The movement has worked the fans into a full-blown frenzy. Simple things like sending a few tweets a day, responding to a fan, or even granting a fan’s birthday wish with a quick and public “Happy Birthday!” shout out has sky-rocketed Jones’ approval rating before ever even running through the Power T.
Those things are important for fan support, but it could also prove to be Tennessee’s jump-start back into college football relevancy.
Vol Fans, Butch Jones using Twitter to land top recruits
The 2014 recruiting class is off to the best start of any class in the last ten years at Tennessee, and it has been fueled by Twitter. Vic Wharton and Todd Kelly Jr. have combined with a couple of current players like Byron Moore to lead the charge. Now that Jalen Hurd is on board, it has been taken to a new level.
The players have been able to communicate with talented players from all across the country about coming to play for Tennessee. It’s an everyday occurrence. No, really. They have even created an account, @UTLegendClass, specifically to instruct fans on what players to target with their support.
Most importantly, it has provided the fans with an opportunity to impact the program’s future success. It may sound a bit ridiculous, but it’s undeniably true.
In case you were unaware, these big-time high school recruits like attention. Fanatics believe that every player could be the one that brings their favorite team back to a championship level. It’s a perfect match.
The process leading up to national signing day is a little too Toddlers & Tiaras-ish for me, but the majority of fans eat it up. We have all seen the nationally televised press conferences broadcasted live from the player’s high school in which they dramatically select which school they will attend to play football.
Now, thanks to Twitter, this has become a year-long process.
In the digital world, Twitter followers are viewed as currency; a representation of worth if you will. I’m not saying it’s right, nor am I saying that it’s wrong. I am just telling you how it is.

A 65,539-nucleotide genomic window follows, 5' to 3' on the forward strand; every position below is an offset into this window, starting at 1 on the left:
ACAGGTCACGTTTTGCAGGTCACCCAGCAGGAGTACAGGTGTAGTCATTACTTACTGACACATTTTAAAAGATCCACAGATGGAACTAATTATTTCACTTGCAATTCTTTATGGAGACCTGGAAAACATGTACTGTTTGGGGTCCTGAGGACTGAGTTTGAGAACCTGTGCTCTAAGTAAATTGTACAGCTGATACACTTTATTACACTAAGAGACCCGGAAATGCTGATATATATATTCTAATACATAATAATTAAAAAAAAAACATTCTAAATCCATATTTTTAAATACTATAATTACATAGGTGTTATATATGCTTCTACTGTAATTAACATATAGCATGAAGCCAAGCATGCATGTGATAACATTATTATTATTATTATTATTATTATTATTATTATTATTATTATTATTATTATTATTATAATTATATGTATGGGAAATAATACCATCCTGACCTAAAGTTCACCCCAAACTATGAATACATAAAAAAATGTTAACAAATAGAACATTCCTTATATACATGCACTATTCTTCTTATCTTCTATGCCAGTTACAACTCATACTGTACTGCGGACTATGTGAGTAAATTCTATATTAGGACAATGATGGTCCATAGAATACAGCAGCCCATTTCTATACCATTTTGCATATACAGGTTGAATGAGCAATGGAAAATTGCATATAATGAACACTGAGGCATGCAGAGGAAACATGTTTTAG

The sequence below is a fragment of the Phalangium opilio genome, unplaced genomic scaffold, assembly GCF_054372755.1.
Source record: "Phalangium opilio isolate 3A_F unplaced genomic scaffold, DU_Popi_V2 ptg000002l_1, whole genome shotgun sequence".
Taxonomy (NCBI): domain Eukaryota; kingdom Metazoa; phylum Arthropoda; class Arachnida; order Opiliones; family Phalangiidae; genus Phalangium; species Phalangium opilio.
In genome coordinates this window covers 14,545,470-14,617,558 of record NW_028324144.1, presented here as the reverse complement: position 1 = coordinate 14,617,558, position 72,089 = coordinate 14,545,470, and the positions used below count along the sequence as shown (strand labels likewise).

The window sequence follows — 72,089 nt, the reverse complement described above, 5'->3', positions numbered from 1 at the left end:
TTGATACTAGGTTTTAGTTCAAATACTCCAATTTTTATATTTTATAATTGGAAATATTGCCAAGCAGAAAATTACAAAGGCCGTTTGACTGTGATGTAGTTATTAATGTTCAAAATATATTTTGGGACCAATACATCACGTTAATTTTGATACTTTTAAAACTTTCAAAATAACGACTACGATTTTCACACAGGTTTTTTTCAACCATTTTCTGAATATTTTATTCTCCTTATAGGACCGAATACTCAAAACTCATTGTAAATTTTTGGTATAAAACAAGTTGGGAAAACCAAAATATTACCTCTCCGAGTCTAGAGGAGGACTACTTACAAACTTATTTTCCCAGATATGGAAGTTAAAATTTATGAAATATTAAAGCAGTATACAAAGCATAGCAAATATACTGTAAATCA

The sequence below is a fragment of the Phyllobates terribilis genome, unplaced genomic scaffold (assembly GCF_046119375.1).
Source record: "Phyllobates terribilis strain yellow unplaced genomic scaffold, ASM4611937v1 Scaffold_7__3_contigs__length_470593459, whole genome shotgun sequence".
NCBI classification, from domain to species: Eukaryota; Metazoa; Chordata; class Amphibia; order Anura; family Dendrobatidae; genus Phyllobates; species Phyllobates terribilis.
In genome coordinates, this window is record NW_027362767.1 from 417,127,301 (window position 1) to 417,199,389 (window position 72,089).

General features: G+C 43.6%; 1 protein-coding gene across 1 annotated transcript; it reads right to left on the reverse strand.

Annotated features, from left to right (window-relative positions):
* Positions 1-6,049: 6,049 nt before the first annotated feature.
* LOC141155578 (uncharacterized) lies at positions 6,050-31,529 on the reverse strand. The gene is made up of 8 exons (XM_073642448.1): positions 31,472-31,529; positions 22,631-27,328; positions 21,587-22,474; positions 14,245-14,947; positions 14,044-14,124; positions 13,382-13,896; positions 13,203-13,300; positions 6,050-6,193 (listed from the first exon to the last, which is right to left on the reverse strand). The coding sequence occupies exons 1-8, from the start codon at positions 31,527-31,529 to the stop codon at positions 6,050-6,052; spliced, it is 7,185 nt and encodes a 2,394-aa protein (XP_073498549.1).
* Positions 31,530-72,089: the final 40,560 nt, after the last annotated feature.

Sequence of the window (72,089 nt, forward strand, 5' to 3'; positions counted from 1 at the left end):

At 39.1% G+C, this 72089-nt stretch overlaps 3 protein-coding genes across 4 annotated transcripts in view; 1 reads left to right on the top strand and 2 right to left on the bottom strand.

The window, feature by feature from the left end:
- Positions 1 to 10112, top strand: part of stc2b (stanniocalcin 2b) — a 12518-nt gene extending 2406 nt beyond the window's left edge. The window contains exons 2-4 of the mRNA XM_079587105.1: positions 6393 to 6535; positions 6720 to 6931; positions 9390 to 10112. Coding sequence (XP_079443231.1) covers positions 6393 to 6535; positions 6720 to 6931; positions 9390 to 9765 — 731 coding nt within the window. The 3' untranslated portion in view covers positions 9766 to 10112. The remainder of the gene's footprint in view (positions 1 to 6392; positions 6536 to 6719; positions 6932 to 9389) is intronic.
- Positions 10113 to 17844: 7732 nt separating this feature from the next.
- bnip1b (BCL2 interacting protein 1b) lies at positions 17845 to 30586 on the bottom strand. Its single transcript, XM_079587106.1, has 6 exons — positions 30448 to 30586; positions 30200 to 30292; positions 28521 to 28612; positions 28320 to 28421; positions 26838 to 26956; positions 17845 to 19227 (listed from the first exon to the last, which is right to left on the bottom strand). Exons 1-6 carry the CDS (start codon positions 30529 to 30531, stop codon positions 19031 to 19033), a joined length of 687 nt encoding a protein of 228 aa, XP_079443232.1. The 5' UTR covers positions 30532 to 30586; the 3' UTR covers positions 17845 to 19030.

Big-time recruits beg for the attention from fan bases, and feedback has revealed that most are blown away by the mob mentality of Volunteer fans. But don’t take my word for it. Just listen to 5-star quarterback prospect David Cornwell:
— DC5 (@DavidCornwell5) March 23, 2013
Granted, Jones is not relying solely on social media to help him rebuild the Tennessee brand. It has became a popular story that Coach Jones and his staff recently stuffed the mailbox of Georgia standout Stanton Truitt with over 100 personal letters. That in itself is nothing new, but Truitt himself brought a new element into the picture when he sent out the proof on Twitter while rocking his orange gear. And he wasn’t the only one.
Saturday, 4-star Defensive End Andrew Williams from Georgia tweeted out his picture of his collection of personal letters from Tennessee:
— Andrew Williams (@DrewWill_79) March 30, 2013
The vibe around the program has changed dramatically, and the Rise to the Top movement is in full force heading into the Orange and White game April 20th.
The social media effect has helped lead the revitalization. And for that, UT’s new head football coach deserves some serious props. Because Butch Jones using Twitter effectively is tantamount to all of this/
With that being said…
Momentum must be sustained on the field this upcoming fall. Progress must be shown on the field. Big-time recruits know that the most effective way to gain long-term attention is to win football games.
The Tennessee fan-base is starved and borderline desperate to return to national relevancy. The best-tweeting football staff in the SEC will have to prove that it can actually coach in the SEC. I believe it can, but if it cannot…
It will not take long before #FullButch supporters get accused of just being frat-like #ButchChuggers.